This Old Pittsburgh House: Concert on Amberson Avenue
The brown brick, Queen Anne-style home in Shadyside is as rich in history as it is in music.
PHOTO BY MARK HOUSER
The imposing brown home on the corner of Amberson Avenue would be noteworthy even if it were not the subject of a memoir. For those strolling by at the right moment, the Queen Anne-style manse can be a delight for the ear as well as the eye.
In the 50 years since he moved his family into the three-story gabled brick house in Shadyside, Francis Fairman III has played the piano every evening. Mostly self-taught, the World War II Navy veteran and former nuclear engineering manager at Westinghouse began studying orchestral composition in his 70s.
Even now, at 95, he spends at least two hours each night at his Steinway concert grand piano playing Gershwin, Debussy or his own symphonic compositions, some of which have been performed and recorded in European concert halls. He plays as he once did for his children decades ago, and as he still does for his grandchildren when they visit, and now for his great-grandson, Francis Fairman VI. He plays as he did six years ago for his beloved wife, Gene, to comfort her as cancer took her away.
“One of the reasons he can’t move anywhere else is there’s nowhere he can put a concert grand piano,” says Mimi Fairman, the youngest of his three children. She was a toddler in 1968 when the family moved in, and recalls the place, with all its nooks and secret closets, as a hide-and-seek paradise. Every year, a majestic Christmas tree nearly scraped the parlor’s 11-foot ceilings.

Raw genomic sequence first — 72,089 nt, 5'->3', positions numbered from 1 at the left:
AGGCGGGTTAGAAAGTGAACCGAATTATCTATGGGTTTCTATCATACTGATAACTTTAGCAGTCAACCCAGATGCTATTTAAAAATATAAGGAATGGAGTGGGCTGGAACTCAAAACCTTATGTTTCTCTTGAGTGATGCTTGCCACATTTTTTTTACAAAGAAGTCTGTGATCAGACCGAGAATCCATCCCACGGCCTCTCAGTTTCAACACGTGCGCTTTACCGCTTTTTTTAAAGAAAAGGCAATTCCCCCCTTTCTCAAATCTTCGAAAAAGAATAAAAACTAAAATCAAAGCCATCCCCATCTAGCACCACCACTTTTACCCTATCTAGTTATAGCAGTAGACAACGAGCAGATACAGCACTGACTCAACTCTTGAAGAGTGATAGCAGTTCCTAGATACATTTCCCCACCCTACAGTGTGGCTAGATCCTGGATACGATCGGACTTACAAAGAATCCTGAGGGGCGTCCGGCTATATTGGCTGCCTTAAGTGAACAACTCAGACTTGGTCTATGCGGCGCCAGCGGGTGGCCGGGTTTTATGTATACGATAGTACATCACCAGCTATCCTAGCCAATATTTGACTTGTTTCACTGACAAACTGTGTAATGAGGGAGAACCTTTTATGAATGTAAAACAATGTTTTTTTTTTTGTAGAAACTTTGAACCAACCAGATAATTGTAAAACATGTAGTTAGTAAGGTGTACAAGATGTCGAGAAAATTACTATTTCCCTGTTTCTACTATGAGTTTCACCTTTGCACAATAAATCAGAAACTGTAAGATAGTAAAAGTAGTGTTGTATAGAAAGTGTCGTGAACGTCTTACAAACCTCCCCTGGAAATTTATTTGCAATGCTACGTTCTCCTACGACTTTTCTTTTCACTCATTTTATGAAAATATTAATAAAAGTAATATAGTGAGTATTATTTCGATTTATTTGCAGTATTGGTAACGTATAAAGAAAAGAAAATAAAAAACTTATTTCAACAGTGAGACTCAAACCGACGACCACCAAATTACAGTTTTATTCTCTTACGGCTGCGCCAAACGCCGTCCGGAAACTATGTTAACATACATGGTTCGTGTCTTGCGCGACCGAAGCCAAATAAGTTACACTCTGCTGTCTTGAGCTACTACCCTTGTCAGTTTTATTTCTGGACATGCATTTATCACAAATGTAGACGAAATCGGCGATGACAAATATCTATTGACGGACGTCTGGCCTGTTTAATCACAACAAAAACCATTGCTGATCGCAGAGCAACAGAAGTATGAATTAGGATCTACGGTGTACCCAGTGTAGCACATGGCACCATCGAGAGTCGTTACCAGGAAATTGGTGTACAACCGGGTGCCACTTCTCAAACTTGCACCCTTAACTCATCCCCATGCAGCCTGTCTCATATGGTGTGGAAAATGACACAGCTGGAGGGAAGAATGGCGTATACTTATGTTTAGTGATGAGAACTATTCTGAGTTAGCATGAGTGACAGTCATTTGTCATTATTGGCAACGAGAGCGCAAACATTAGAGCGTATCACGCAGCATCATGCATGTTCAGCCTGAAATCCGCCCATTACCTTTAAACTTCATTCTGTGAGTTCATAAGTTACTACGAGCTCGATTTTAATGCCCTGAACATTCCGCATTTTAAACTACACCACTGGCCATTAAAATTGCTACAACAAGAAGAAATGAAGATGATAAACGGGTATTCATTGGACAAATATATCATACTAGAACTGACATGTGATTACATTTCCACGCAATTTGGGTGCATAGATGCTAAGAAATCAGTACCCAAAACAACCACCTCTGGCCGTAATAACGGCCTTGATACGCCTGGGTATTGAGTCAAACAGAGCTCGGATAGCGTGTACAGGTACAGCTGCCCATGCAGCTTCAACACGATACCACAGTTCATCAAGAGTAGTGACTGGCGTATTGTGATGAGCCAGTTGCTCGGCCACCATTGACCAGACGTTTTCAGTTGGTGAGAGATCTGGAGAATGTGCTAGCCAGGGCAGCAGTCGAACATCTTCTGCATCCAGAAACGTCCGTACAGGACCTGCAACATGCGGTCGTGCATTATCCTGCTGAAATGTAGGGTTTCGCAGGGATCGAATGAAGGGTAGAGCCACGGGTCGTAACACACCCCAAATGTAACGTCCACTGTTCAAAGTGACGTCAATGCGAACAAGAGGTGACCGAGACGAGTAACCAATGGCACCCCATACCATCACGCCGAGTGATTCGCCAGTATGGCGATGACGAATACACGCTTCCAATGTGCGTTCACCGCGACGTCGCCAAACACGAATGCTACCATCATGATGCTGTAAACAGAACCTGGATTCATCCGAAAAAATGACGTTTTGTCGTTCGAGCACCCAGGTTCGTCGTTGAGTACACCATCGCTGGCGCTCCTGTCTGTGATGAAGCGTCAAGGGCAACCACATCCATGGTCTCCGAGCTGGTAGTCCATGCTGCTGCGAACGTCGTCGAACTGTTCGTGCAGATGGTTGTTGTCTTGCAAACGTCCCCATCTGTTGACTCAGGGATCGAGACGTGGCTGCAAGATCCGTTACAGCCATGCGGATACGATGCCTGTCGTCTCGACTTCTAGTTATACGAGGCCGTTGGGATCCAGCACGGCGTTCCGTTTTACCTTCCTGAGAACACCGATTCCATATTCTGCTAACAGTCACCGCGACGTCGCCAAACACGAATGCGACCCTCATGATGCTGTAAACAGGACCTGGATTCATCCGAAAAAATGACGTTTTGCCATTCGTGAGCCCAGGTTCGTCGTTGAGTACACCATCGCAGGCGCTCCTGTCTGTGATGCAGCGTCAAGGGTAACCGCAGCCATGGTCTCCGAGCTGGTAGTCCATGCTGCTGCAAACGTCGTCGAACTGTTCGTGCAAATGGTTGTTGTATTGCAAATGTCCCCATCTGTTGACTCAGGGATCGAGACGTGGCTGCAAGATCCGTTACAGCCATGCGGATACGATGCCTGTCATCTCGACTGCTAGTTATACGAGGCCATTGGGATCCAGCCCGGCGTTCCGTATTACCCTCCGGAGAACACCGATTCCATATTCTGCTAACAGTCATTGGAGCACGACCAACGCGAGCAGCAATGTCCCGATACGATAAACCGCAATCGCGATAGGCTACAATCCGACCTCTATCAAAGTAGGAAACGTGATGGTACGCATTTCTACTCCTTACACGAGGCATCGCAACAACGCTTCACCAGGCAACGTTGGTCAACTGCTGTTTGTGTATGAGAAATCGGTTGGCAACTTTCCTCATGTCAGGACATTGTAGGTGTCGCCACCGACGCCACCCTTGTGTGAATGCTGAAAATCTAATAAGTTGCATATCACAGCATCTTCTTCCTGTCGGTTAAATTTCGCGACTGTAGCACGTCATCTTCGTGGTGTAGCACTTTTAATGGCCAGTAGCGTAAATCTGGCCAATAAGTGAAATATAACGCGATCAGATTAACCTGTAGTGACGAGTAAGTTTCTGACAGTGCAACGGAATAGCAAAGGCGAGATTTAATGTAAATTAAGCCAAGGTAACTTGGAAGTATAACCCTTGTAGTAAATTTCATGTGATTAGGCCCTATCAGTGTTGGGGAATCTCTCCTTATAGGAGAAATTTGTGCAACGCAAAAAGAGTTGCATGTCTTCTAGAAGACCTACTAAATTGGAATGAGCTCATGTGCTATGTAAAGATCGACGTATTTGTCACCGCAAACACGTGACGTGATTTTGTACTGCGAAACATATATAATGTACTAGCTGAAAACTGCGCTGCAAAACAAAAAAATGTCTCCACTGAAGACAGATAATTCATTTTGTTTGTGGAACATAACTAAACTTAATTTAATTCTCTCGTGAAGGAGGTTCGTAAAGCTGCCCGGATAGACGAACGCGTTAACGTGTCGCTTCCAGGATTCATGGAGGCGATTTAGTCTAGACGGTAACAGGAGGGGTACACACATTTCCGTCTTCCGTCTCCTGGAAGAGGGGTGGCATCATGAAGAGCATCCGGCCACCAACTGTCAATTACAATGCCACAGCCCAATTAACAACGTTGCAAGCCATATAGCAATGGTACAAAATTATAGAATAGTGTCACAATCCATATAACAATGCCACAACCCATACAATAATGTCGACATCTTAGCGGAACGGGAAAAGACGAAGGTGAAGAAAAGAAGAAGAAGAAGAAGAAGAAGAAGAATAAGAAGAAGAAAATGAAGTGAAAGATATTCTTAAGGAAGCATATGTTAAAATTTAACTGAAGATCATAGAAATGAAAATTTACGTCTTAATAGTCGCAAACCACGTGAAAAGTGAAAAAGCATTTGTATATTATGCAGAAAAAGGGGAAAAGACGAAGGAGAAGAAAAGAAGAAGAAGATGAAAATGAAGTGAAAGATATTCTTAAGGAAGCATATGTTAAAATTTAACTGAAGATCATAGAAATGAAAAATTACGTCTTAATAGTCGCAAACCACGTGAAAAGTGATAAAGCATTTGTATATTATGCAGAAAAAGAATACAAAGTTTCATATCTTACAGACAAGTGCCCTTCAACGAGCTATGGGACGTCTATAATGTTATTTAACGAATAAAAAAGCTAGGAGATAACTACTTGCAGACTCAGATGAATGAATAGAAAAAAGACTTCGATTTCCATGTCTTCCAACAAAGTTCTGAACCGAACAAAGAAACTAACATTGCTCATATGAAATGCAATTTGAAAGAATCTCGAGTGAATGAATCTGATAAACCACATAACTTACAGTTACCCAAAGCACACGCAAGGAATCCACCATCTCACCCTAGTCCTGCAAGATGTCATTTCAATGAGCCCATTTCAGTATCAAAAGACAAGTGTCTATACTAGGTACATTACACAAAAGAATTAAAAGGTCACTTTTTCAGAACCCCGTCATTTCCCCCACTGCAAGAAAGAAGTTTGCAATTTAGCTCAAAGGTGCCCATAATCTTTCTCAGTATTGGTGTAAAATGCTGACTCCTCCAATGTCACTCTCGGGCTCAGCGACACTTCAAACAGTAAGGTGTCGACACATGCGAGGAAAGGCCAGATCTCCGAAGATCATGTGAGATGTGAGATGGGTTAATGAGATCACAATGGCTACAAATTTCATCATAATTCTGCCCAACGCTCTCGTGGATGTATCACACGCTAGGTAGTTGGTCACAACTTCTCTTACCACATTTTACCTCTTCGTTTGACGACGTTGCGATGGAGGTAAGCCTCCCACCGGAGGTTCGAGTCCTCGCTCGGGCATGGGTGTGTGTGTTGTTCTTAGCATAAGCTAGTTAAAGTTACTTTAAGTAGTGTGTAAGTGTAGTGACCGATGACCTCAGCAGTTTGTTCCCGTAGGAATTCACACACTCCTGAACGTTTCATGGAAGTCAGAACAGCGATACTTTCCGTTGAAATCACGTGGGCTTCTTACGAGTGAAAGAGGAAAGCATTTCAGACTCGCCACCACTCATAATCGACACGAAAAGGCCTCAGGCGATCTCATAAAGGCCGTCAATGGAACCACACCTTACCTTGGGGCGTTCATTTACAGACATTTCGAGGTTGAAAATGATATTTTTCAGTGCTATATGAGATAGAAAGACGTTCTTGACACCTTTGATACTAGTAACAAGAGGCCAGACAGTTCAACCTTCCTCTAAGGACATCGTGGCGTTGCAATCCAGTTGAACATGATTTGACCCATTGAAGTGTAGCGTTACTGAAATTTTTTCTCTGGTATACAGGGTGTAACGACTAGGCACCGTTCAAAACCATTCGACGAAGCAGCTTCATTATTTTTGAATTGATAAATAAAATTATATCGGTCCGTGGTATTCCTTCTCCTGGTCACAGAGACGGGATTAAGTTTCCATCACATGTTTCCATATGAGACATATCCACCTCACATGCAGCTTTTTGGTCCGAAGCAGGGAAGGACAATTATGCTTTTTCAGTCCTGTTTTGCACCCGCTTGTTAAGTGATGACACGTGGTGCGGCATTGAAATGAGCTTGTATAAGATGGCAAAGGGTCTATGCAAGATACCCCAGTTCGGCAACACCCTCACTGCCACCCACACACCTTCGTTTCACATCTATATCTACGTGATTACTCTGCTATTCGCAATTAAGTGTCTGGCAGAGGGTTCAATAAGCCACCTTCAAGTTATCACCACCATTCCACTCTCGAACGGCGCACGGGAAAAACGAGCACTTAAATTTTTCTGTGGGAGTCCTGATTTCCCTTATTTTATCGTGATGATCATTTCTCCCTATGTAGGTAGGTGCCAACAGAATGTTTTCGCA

Childhood memories also fill “The Spencers of Amberson Avenue,” written in 1959 by Ethel Spencer, one of seven children in the family who were the home’s original residents. Spencer’s reveries include sliding down the cellar door, monkeying with the window shutters and sliding doors, and giving the maids fits tracking dirt through the hallways.
The book, originally meant as a gift to the author’s brothers and sisters, was published in 1983 by University of Pittsburgh Press. It provides a detailed window into a time when horses pulled delivery wagons down Shadyside’s still-unpaved streets. The children’s father, who worked for Frick Coke, was a talented amateur photographer whose pictures add glimpses of what life was like for an upper-middle-class family at the turn of the last century.
Built in 1885 by a judge for his daughter and her new husband, the house has changed remarkably little since then. Upstairs fireplaces still have the Taylor burners the Spencers would activate with a key before striking a match to light them. Throughout the house, an electric system for calling servants rings a bell and pops up a small nameplate on a device back by the kitchen to indicate where the summons came from.
After 22 years of living and working in Europe, Mimi Fairman moved back into her childhood home in 2015 and is now the executive director of international development at Carnegie Mellon University. She and her French husband, Willy Hiret, a painter and gardener, live in the former servants’ quarters on the third floor. Her son, Jasper, lives with them when he is not away at college. Occasionally her sister and brother, Fleur and Francis IV, come to visit with their families. Their father is always happy to provide an impromptu piano concert.
“I don’t know if I’ll keep it forever like he has, but everybody loves the house,” says Fairman. “There’s just something about it. Even my daughter says she hopes I don’t sell the house, and she lives in New York.”